The bad news is that it doesn't want to make more than 9ish lbs. I started to slowly turn up the boost controller but ran out of daylight and didn't want to play with it at night in case something blew up. It may just need some more turns on the controller or I may have a boost leak somewhere. Thinking that's not the case since it held up to 14psi a few weeks ago, but we'll see. I am also thinking I'm going to get bored of pump gas power levels, so I'm already thinking about adding flex.

 

https://www.youtube.com/watch?v=SbnUvBwNbvk

Testing out the setup on 9 lbs, waiting for the rain to dry up to turn it up to 12-14 and do some more tuning. I also need to finish up the cluster as it's annoying driving around with no speedo or tach. After that, it should be ready for state inspection...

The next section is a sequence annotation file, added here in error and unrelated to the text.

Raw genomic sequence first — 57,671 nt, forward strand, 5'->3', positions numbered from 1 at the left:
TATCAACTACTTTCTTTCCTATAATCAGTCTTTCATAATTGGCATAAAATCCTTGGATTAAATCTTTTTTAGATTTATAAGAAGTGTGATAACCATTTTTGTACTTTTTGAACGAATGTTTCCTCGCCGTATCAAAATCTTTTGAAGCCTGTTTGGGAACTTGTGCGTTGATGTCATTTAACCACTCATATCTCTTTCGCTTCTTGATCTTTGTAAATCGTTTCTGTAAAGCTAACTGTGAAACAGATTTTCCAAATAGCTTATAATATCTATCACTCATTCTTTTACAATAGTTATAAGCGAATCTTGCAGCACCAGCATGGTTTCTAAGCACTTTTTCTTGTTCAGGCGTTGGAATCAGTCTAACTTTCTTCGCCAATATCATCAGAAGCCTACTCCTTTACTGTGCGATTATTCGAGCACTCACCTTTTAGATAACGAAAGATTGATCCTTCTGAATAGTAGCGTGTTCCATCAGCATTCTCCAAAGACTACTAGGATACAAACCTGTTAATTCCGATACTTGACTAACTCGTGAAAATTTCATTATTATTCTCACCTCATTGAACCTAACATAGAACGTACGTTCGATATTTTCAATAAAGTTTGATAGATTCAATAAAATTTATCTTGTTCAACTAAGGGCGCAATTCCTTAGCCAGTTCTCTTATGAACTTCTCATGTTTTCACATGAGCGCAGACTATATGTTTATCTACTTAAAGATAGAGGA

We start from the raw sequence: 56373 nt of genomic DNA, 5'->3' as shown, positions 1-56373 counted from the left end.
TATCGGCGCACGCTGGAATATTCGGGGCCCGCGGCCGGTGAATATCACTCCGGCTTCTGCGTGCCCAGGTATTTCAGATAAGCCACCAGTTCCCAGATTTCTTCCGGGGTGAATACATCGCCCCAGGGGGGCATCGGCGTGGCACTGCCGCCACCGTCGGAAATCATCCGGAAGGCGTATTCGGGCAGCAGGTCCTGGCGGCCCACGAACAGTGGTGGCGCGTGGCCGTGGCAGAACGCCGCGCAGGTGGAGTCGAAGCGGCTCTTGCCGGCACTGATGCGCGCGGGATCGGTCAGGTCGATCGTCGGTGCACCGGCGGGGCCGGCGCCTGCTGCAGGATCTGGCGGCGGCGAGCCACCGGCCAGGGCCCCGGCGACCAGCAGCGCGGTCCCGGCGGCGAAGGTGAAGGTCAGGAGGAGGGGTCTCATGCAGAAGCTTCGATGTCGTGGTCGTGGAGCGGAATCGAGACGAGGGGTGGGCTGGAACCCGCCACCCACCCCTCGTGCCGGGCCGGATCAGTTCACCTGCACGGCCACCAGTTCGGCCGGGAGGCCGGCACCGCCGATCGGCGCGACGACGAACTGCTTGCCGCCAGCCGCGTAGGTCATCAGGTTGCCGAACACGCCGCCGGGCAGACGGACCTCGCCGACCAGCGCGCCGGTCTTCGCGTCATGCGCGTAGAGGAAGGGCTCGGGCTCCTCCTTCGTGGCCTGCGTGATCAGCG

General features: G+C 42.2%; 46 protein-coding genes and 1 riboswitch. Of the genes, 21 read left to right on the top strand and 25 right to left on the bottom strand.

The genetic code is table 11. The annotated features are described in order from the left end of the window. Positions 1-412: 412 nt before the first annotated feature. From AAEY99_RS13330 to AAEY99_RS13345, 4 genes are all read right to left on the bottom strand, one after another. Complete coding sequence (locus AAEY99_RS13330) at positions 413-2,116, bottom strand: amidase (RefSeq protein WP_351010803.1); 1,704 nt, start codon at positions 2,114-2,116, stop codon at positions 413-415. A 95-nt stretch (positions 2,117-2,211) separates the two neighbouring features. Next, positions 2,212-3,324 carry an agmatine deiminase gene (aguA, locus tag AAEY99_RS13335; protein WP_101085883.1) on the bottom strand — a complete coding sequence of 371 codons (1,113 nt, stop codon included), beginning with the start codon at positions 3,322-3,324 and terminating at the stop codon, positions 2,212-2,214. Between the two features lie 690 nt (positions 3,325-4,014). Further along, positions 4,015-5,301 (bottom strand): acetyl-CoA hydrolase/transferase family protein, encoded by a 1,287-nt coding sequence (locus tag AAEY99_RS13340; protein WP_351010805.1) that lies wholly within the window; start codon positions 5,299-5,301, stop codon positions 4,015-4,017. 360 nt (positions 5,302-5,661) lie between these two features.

rustomatic
rustomatic Reader
4/13/21 5:34 p.m.

Excellent progress--dig the overall quietude of the VS turbo.  Got one sitting on my desk that makes no noise at all . . .

nsogiba
nsogiba New Reader
4/14/21 7:42 a.m.

Thanks, it's very quiet until you get into boost. 

I took her out for some tuning last night, got it turned up to 12psi, then ran into some spark blowout. Ran strong, but just got some popping and spitting at WOT. Pulled the plugs, turns out the TR6s are gapped to .033 right out of the box. TR7s are going in tonight, maybe we'll try to shoot for 14psi...

nsogiba
nsogiba New Reader
4/28/21 11:29 a.m.

Over the weekend I took a quick trip along the lake to Cleveland with a friend and his E39 M5 to get away from the hectic pace of life. Put about 500 miles on the car (all Thruway there, all back roads via PA Allegheny State Forest on the way back). Averaged about 18-22mpg pushing the car and with a significant aerodynamic disadvantage...

Doing touristy things:

Tucked away underneath the hotel for the night.

The next morning we made a quick pit stop in Mentor Ohio to pick up a new toy. Covid-based demand for outdoor equipment has forced people to ask outrageous prices for used kayaks locally and they are unavailable locally new, so this was the closest location that had the model I wanted. Enter the M3 truck: